Rama Burshtein simply got tired of seeing film portraits of her ultra-Orthodox Israeli community in a negative light.
This is what the Israeli charedi filmmaker told me two weeks ago, when we chatted, just down the block from the theater where her film “The Wedding Plan” had screened the night before at the Tribeca Film Festival.
“I came out of pain,” she said. “I saw a film that spoke about my world, but it was so untrue. I can tolerate voices that are not mine, as long as there is another voice, which I thought was really lacking. So I felt that I studied all those years to actually practice that. I was 40 years old and not looking for a career.”
The American-born Burshtein had studied filmmaking at the prestigious Sam Spiegel Jerusalem Film School before she made her shift to a totally observant Jewish life. Once she was part of the ultra-Orthodox world, she married, had four children, taught filmmaking to young charedi women in a high school, and then decided to try her luck making movies for the growing number of charedi women who turn to cinema as an entertainment venue. Going to the movies has become a women-only event, and a growing number of trained charedi women filmmakers in Israel are making films exclusively for that community.
Then it was time for her to break out and make movies for a much larger audience.
Burshtein immediately caught the film world’s attention with “Fill the Void,” which won the Israeli Ophir Award as the best film of 2012 and went on to play at the New York Film Festival. It told the story of the sister of a woman who dies in childbirth; she is pressured by family and friends into marrying her brother-in-law, so the child will be raised within their community. Burshtein showed total command of cinema form in that first film, and she does so again with “The Wedding Plan.”
Charedi women are the heroes of Burshtein’s two films, and she celebrates them beautifully. Burshtein’s women are “restrained out of choice,” words carefully chosen by the writer/director. They are “totally committed to the halacha and not to the way people act.” Burshtein is not a filmmaker who holds back on her comfort level as a charedi woman, putting onto the film canvas the everyday life of her community. She has received the heksher of her rebbe, though she told me that her rebbetzen has shared some concerns about her filmmaking. The professional actors who play the lead roles in her films always seem to have a special glow and exude a love of life.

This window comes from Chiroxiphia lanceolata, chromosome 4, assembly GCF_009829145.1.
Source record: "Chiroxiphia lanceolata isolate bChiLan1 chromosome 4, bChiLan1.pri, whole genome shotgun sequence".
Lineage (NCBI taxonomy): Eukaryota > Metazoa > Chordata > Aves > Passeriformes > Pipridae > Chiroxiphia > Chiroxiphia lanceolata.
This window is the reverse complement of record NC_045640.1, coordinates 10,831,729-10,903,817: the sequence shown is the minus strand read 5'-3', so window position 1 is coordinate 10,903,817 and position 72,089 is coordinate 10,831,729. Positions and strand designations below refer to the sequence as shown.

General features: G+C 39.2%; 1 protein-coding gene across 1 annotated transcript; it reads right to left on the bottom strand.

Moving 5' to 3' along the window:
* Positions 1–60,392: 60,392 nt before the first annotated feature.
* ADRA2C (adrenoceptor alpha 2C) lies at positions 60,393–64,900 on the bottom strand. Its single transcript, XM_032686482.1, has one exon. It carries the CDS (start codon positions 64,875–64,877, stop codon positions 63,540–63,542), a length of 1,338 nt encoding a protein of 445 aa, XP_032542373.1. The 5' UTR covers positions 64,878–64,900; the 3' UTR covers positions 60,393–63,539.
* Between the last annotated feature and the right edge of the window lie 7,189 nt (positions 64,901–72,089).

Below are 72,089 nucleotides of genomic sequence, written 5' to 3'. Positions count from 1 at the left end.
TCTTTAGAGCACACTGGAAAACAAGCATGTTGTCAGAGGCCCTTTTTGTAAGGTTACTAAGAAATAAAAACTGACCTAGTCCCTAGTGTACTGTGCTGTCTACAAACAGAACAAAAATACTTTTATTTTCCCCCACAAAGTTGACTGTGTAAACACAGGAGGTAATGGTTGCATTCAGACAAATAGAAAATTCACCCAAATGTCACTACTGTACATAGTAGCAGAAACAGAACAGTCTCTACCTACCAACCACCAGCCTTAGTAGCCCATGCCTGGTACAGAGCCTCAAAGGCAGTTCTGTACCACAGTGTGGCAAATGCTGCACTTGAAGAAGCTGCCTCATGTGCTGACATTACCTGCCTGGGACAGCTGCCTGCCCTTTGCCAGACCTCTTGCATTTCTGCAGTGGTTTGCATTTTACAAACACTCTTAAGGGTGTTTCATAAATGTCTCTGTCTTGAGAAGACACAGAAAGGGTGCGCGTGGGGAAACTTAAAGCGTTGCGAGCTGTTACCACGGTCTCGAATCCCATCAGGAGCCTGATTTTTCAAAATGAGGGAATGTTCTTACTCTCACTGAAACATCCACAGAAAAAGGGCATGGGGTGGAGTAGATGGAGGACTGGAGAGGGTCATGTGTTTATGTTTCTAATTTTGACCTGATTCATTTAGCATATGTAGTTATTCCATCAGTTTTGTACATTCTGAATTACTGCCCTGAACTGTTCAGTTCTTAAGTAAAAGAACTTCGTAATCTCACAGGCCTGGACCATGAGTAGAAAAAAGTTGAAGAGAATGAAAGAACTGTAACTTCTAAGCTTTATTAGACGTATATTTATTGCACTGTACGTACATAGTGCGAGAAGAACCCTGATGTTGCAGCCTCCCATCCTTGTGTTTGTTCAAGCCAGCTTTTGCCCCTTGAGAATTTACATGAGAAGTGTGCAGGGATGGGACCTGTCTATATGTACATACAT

Noa Koler as Michal proves that an actor does not have to be charedi to play one. She shows unbelievable range as a 32-year-old woman who somehow has not yet been successful in finding her man, her bashert, her intended. Worse, as a hozeret bitsuvah (“returnee” to Judaism), she may not have made it to the top of the most wanted bride list. But no! Rather than go to Tinder or sawyouatsinai.com, she turns to what appears to be a Moroccan shawafa who lops all kinds of goo over her in an effort to ward off the evil spirits that must be thwarting her matrimonial efforts. It is scenes like this that lighten and brighten our special look into a world unknown to many of us.
Rama Burshtein does not shy away from struggling with the theme of desire in “The Wedding Plan.” Michal seeks love. She wants a man to be by her side. She clearly states in words and action her desire and belief that she can have what she wants. “The essence of everything is desire,” Burshtein told me. “The desire to find love, and the belief that it is possible to find that love.”
Michal does find that shiduch, that match that is finally put together for her. A wedding date is set for the last day of Chanukah and all looks good — until the khasn, her future groom, backs out. Now what? Other dates? New introductions? Prospective husbands of all shapes, sizes, and ethnicities? But no future husband seems to be in the offing. Now what? Despite these developments, Michal opts to put down a deposit on a wedding hall, giving herself the eighth night of Chanukah as a deadline for finding her man.
And so begins her search for love and companionship, which includes a visit to the grave of Rabbi Nachman of Breslov in Uman, Ukraine. Yes. Maybe the rebbe will look after her and see her through this journey!
Rama Burshtein gives us a film that is sure to delight and entertain you. She shows a mastery of filmmaking that makes this film just simply fun to watch. Alfred Hitchcock marveled at cinema’s ability to enter worlds beyond our scope as spectators and Rama introduces us to a charedi world generally closed off from our sight. Watch it and enjoy!
Eric Goldman is a lecturer, writer and teacher. He is adjunct professor of cinema at Yeshiva University.